As in everything in India today, the old co-exists effortlessly with the new.
And so one afternoon under a blazing mid-April sun, devotees of old-style chaat huddled near the acclaimed Prabhu Chaat Bhandar, a grouping of hot stoves propped up on a wooden platform, shaded by four large umbrellas, in a narrow alley of dogs, cars and trash in the heart of the capital.
Shubha Dua, 22, and four college friends had come for one of their regular lunch breaks. They sat squeezed inside a small car, all holding in their hands small foil plates of papri chaat, a blend of crisp wafers, yogurt, tamarind and spice.
They said they chose not to think about the cleanliness of the fingers that had blended their chaat. “We’re not looking over there,” is how Ms. Dua put it. They wouldn’t mind if the alley were a bit cleaner, they said, or if the flies could be kept away. Still, they confessed, they were lured here, week after week. You could customize your chaat to your taste, they said — ask for a bit more heat or a bit more sourness, or adjust the amount of yogurt. The mall chaat, they said, wasn’t the same, or as cheap. Prabhu’s chaats go for about 50 cents a plate.
Naresh Chand Jain, a vendor of betel leaves who came one afternoon for his regular helping, insisted that the pani puri juice at Prabhu’s had the power to cure all stomach ailments. (Prabhu’s pani puris are indeed so perfectly tart and refreshing that his theory seems entirely credible.)
For a contrast, there’s Fire, the cool, posh restaurant at the Park Hotel. The chaat platter comes with five items, all largely traditional fare, but arranged for the contemporary cuisine set, between mounds of thinly sliced cucumbers, carrots and beets, which gives it a deceptive air of healthfulness.
The raj kachori, a large deep-fried shell, is stuffed with two varieties of sprouts, green chilies and dollops of sweetened yogurt. True to tradition, the papri chaat is blended by hand. There are also deep-fried vegetable pakoras; chickpea dumplings in a spiced yogurt sauce called dahi bhalla; and the least successful of all, a deep-fried spinach leaf topped with yogurt and spice.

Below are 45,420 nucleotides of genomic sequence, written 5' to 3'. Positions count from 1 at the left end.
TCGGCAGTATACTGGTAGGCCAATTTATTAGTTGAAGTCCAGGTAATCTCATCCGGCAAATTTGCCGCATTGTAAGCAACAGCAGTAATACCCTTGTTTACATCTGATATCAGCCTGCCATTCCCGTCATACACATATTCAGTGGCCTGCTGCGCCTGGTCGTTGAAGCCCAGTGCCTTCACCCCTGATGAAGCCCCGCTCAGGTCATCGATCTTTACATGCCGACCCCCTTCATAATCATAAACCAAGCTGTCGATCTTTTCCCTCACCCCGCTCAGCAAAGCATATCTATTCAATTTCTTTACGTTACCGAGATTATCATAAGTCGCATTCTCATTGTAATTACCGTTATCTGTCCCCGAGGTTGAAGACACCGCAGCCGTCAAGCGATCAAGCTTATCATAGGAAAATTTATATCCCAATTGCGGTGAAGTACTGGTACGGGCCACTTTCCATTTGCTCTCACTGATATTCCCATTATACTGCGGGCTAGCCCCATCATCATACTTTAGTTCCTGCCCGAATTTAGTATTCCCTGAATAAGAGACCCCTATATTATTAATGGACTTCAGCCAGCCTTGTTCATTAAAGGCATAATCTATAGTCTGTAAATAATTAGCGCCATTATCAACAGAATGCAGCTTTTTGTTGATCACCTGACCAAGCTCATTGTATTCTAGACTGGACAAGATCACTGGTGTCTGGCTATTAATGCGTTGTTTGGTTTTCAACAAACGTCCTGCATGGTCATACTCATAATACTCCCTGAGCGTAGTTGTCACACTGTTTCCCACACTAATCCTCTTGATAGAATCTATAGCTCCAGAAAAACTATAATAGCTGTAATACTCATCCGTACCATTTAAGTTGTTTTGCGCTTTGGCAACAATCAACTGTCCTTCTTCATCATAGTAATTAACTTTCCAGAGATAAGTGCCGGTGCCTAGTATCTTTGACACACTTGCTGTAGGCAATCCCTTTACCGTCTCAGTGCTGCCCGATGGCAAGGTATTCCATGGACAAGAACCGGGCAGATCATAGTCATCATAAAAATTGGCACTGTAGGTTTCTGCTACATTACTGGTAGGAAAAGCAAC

The chaat maker’s signature lies in his sonth, a sweet tamarind chutney whose recipe he is likely to zealously guard (Fire’s exceptionally tasty sonth incorporates dry ginger powder from the desert state of Rajasthan), and his masala, a spice mixture that in this kitchen can take up everything from rock salt and roasted cumin to crushed pomegranates and dried mango powder.
The perfect chaat, said Fire’s executive chef, Bakshish Dean, must “thrill” the brain. Here, it is not a cheap thrill; a chaat platter for two, spectacularly garnished with fenugreek sprouts, can set you back roughly , or easily five times the Indian daily minimum wage.
A more modest version of domesticated chaat can be found at City Square, one of dozens of new malls that have lately mushroomed across Delhi. One of the mall’s sit-down restaurants, Khaaja Chowk, exploits street kitsch in its décor but produces workaday chaats that taste exactly like what they are: food made in the mall. Upstairs, in a food court crammed with purveyors of pizza and nachos, as well as mutton sheekh kebab, is a place that calls itself Street Foods of India and promises the roadside snacks of Delhi, Mumbai and Amritsar, in the west.
Neelima Chadha, out shopping one Saturday, was unimpressed with what she called the “refined” taste of air-conditioned mall chaat. “If you want street food you go to the street,” was her verdict. She dug instead into a platter of fried bread and vegetables.